Research Papers:

MiRNA-145 increases therapeutic sensibility to gemcitabine treatment of pancreatic adenocarcinoma cells

PDF |  HTML  |  Supplementary Files  |  How to cite  |  Order a Reprint

Oncotarget. 2016; 7:70857-70868. https://doi.org/10.18632/oncotarget.12268

Metrics: PDF 967 views  |   HTML 1122 views  |   ?  

Yong Lin, Xin Ge, Yiyang Wen, Zhu-Mei Shi, Qiu-Dan Chen, Min Wang, Ling-Zhi Liu, Bing-Hua Jiang _ and Yuan Lu


Yong Lin1,2, Xin Ge3,4, Yiyang Wen3, Zhu-Mei Shi3,5, Qiu-Dan Chen2, Min Wang3, Ling-Zhi Liu6, Bing-Hua Jiang3,6, Yuan Lu1

1Department of Laboratory Medicine, Huashan Hospital of Fudan University, Shanghai, China

2The Department of Clinical Laboratory, Central Laboratory, Jing’an District Centre Hospital of Shanghai, Huashan Hospital of Fudan University Jing’An Branch, Shanghai, China

3State Key Lab of Reproductive Medicine, Key Laboratory of Human Functional Genomics of Jiangsu Province, Jiangsu Key Laboratory of Cancer Biomarkers, Prevention, and Treatment Department of Pathology, Cancer Center, Nanjing Medical University, Nanjing, China

4Ninggao Personalized Medicine and Technology Innovation Center, Nanjing, China

5Department of Neurosurgery, The First Affiliated Hospital of Nanjing Medical University, Nanjing, China

6Department of Pathology, Anatomy and Cell Biology, Thomas Jefferson University, Philadelphia, PA, United States of America

Correspondence to:

Bing-Hua Jiang, email: binghjiang@yahoo.com, bhjiang@jefferson.edu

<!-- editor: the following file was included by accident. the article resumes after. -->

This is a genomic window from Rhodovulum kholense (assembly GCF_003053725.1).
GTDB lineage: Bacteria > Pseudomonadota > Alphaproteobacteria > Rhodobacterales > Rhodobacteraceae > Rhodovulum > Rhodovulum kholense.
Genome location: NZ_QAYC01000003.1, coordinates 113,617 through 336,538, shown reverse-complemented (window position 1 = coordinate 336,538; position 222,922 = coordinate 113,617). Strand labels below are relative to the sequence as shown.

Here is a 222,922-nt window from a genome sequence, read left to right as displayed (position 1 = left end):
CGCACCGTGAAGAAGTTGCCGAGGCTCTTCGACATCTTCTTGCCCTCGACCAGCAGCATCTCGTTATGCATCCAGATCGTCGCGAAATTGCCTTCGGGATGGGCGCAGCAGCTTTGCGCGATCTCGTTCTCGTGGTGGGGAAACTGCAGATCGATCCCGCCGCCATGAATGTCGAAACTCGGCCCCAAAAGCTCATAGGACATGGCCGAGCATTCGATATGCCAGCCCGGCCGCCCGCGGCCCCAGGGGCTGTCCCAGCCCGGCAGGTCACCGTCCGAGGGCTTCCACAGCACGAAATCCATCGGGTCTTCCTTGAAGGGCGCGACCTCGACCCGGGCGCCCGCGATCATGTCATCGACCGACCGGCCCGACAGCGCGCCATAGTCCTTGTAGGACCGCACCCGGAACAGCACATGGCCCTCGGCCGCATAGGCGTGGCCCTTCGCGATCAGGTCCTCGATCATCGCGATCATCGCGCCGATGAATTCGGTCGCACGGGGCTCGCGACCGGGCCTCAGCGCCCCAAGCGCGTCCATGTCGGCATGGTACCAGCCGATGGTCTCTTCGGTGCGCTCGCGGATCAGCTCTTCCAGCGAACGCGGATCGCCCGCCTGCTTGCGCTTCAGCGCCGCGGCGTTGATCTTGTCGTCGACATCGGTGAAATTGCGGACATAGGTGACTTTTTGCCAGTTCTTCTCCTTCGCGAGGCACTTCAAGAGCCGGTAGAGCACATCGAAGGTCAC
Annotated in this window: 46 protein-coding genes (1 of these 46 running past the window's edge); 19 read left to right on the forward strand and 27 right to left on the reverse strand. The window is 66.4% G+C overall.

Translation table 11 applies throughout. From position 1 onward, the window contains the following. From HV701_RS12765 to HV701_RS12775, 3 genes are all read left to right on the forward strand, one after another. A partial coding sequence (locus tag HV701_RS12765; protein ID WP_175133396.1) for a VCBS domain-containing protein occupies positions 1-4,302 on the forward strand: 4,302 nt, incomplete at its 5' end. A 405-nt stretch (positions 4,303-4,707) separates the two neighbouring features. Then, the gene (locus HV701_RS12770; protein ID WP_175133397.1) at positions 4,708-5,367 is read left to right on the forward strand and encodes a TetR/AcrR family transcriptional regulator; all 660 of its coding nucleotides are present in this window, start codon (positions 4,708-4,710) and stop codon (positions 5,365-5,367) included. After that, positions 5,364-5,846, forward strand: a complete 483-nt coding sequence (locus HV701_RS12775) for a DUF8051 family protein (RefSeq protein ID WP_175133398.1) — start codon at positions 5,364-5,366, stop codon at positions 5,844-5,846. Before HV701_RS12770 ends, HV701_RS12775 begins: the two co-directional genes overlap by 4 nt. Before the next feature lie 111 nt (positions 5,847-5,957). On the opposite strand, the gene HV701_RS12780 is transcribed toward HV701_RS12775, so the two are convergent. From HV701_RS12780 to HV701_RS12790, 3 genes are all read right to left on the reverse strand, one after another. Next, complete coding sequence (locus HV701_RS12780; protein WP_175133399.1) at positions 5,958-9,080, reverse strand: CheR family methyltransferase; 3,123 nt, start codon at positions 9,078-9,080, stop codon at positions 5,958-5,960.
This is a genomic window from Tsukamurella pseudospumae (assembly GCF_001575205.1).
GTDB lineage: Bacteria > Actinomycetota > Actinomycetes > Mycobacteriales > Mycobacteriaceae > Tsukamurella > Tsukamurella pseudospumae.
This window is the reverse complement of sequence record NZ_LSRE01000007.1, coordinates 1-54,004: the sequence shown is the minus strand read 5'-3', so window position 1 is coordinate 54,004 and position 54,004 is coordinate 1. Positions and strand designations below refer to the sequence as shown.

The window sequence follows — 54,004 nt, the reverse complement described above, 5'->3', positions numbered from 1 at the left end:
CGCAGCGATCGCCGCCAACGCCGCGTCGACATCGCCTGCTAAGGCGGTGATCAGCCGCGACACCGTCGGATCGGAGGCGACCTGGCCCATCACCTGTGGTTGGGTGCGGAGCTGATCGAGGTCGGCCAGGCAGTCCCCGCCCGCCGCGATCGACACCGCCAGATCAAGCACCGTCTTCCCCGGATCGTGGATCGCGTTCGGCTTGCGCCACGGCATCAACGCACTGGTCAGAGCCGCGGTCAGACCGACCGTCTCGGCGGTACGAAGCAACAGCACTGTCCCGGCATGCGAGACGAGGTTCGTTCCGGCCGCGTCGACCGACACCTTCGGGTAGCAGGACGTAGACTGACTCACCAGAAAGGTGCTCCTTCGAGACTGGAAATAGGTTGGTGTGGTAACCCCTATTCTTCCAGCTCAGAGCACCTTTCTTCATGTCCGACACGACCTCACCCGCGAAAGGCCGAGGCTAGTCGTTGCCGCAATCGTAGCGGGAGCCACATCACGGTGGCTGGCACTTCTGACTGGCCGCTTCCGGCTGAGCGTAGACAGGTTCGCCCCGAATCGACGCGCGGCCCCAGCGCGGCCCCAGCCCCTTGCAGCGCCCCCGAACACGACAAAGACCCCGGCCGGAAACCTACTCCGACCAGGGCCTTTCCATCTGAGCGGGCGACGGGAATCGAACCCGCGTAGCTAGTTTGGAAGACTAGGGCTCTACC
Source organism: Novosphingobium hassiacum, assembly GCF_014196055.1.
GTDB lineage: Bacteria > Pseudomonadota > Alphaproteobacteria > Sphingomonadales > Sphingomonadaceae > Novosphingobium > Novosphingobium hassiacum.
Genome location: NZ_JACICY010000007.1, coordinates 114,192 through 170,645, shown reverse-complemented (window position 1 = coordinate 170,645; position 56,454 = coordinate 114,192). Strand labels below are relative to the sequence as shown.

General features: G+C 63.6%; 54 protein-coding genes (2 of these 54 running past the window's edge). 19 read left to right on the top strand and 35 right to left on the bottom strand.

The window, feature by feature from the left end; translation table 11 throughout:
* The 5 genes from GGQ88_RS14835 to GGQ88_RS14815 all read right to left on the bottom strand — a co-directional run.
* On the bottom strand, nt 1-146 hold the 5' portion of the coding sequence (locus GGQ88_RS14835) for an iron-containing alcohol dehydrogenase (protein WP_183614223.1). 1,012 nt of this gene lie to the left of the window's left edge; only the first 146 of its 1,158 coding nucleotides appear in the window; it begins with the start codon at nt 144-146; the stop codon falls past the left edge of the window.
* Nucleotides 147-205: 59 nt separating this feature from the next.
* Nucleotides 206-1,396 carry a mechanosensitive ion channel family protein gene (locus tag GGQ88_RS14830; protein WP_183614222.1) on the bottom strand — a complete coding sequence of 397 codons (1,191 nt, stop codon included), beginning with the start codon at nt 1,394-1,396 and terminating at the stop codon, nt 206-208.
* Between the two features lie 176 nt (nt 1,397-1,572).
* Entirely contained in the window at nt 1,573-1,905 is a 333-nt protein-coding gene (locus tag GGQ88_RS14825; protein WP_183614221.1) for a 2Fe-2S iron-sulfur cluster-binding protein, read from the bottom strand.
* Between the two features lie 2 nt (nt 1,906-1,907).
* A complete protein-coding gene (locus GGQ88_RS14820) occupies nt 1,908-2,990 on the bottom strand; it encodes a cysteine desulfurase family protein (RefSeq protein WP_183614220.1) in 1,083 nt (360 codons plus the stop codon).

Yuan Lu, email: luyuan@sccl.org.cn

Keywords: pancreatic adenocarcinoma, gemcitabine, miR-145, p70S6K1, chemoresistance

Received: May 09, 2016     Accepted: August 25, 2016     Published: September 27, 2016


Pancreatic adenocarcinoma is one of the most leading causes of cancer-related deaths worldwide. Although recent advances provide various treatment options, pancreatic adenocarcinoma has poor prognosis due to its late diagnosis and ineffective therapeutic multimodality. Gemcitabine is the effective first-line drug in pancreatic adenocarcinoma treatment. However, gemcitabine chemoresistance of pancreatic adenocarcinoma cells has been a major obstacle for limiting its treatment effect. Our study found that p70S6K1 plays an important role in gemcitabine chemoresistance. MiR-145 is a tumor suppressor which directly targets p70S6K1 for inhibiting its expression in pancreatic adenocarcinoma, providing new therapeutic scheme. Our findings revealed a new mechanism underlying gemcitabine chemoresistance in pancreatic adenocarcinoma cells.

MiRNA-145 increases therapeutic sensibility to gemcitabine treatment of pancreatic adenocarcinoma cells | Lin | Oncotarget